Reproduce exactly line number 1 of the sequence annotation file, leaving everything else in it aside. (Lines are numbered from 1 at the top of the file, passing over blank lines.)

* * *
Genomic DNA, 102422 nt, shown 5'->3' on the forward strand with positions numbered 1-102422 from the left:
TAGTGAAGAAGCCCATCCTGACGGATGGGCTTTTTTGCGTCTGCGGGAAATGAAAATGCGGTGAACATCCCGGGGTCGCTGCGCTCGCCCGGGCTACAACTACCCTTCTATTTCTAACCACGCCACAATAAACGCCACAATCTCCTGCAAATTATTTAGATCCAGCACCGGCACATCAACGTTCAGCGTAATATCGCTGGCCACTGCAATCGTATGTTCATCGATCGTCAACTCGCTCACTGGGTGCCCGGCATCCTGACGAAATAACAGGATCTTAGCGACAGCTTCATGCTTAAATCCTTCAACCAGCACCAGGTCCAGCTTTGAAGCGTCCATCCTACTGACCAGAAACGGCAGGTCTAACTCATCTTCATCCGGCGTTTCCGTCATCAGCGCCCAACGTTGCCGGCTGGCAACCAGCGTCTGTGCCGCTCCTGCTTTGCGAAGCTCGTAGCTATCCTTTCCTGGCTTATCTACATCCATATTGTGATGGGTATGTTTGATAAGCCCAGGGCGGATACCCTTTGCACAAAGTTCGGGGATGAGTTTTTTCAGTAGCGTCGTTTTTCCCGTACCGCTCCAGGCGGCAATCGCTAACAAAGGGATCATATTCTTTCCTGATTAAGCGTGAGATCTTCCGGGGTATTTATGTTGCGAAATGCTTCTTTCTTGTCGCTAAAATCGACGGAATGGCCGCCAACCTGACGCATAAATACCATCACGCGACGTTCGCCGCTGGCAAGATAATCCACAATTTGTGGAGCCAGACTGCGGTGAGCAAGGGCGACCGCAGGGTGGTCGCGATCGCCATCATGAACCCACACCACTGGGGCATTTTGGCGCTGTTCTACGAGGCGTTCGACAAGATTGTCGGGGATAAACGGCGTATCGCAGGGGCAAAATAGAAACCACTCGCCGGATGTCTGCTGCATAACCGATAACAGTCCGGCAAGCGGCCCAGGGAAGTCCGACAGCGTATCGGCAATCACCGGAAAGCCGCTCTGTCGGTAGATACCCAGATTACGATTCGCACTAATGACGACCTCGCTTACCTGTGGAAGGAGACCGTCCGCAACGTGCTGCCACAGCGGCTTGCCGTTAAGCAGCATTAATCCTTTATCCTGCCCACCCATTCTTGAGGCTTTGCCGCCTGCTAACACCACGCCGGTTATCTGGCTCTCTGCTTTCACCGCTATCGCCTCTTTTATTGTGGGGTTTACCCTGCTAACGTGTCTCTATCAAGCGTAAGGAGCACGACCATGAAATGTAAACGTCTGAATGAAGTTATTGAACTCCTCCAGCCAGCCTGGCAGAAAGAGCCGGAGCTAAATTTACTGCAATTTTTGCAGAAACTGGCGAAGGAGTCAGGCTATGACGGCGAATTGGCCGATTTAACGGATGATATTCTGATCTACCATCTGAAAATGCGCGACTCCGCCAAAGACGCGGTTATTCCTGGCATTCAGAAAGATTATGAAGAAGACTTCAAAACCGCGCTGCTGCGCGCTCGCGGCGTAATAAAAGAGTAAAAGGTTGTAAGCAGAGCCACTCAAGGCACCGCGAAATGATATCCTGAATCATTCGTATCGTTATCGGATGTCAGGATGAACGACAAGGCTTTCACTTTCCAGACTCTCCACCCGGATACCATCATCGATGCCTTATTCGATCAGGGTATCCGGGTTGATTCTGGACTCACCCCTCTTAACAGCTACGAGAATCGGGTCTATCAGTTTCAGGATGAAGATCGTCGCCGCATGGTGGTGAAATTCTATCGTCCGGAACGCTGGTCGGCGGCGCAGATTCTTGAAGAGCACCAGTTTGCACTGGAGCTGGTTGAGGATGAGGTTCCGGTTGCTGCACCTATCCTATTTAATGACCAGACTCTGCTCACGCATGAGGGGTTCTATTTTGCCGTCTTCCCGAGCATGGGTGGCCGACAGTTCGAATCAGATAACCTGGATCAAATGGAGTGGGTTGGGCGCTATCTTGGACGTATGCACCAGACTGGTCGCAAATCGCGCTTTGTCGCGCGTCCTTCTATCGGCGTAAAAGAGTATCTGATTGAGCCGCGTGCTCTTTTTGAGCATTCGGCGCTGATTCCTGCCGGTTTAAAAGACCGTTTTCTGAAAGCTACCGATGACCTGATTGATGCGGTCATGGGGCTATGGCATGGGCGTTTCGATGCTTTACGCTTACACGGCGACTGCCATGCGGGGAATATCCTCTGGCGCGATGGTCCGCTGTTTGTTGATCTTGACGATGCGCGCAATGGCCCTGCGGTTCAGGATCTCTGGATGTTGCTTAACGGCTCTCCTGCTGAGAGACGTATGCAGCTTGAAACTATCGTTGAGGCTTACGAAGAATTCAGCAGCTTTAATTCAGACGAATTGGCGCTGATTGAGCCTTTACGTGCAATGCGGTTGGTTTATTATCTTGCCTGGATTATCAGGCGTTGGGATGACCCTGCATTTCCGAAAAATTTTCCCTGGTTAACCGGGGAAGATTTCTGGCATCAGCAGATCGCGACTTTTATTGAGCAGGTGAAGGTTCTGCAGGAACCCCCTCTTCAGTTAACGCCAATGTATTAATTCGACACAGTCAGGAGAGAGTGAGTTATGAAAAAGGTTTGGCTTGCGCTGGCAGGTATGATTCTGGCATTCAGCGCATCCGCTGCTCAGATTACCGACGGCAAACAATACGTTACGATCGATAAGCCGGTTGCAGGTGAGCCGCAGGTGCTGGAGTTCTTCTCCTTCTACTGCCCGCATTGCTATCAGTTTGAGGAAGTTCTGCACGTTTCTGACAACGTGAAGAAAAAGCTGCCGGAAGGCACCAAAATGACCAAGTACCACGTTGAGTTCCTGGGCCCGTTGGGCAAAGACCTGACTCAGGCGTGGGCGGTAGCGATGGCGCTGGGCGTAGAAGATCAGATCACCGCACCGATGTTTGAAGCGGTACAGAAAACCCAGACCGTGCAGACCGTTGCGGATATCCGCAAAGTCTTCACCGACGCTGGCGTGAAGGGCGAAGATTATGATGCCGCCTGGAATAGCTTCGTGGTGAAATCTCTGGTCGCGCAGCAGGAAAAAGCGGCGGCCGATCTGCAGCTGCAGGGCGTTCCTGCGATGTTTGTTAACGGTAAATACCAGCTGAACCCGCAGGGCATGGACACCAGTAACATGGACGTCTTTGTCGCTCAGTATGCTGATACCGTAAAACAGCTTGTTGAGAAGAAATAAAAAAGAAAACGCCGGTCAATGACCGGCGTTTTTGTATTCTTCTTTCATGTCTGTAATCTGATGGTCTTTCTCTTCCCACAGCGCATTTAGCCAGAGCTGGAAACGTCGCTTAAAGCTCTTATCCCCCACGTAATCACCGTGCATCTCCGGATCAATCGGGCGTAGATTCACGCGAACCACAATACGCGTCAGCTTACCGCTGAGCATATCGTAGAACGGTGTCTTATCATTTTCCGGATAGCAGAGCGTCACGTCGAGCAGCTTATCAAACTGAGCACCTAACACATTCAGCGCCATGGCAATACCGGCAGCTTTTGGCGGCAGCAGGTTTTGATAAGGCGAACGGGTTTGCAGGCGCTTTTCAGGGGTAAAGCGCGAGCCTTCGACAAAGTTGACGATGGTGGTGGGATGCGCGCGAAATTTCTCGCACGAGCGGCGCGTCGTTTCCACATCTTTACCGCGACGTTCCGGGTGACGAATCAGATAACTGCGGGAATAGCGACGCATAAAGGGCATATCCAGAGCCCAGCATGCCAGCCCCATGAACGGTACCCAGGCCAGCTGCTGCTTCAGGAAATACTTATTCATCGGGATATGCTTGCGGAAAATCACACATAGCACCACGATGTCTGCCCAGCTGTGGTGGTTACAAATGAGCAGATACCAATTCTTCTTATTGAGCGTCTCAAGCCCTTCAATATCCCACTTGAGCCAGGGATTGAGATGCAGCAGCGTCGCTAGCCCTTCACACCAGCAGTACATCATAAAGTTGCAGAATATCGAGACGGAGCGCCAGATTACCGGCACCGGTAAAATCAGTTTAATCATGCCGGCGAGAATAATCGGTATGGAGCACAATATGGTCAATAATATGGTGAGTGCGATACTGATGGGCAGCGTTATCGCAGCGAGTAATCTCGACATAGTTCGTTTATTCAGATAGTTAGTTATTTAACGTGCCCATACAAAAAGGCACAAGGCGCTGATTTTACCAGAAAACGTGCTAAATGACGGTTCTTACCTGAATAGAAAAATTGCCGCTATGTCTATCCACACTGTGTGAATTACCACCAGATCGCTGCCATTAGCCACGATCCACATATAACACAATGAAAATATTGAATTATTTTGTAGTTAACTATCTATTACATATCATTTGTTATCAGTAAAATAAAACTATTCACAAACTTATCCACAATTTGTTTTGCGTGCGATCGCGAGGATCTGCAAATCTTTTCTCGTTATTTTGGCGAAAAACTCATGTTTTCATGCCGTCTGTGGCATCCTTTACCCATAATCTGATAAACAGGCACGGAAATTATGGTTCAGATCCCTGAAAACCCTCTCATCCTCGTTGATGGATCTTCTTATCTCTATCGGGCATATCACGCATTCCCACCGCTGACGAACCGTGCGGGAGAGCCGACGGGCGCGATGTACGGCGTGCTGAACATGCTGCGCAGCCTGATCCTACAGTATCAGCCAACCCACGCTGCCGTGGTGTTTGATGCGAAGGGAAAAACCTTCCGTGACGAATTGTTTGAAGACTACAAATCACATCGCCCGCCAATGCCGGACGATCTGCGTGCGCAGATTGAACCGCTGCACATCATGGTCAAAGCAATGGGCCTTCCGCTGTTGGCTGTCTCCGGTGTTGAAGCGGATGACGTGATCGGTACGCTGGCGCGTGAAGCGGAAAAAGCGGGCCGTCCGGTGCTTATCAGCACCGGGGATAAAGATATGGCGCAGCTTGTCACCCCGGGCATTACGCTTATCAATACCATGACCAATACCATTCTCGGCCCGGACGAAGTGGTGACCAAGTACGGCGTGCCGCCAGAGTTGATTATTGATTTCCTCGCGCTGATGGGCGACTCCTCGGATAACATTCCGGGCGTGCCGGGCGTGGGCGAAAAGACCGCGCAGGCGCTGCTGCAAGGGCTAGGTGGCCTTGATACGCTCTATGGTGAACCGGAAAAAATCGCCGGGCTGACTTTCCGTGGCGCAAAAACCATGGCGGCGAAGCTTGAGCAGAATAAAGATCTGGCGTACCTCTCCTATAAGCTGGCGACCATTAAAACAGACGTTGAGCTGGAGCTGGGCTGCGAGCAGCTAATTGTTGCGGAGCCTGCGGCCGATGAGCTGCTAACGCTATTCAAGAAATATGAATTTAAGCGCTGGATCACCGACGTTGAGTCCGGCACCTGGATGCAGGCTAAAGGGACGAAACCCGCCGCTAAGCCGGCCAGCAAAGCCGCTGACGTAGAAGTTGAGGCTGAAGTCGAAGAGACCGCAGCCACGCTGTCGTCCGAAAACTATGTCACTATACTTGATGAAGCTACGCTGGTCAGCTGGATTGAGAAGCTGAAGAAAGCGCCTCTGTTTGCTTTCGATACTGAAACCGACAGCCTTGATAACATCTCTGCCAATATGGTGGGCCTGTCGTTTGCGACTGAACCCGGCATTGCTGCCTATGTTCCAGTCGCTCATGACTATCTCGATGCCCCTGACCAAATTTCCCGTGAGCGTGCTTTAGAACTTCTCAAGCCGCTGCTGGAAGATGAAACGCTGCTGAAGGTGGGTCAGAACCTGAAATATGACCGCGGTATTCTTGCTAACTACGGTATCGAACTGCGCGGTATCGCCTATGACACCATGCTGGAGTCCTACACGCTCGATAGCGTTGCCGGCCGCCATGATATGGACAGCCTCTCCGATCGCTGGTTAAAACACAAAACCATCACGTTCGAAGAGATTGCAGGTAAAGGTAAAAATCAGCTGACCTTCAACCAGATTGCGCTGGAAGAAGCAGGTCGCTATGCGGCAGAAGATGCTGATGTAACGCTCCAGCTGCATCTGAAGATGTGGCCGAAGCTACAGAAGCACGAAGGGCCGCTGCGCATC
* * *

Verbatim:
Genomic DNA, 102422 nt, shown 5'->3' on the forward strand with positions numbered 1-102422 from the left: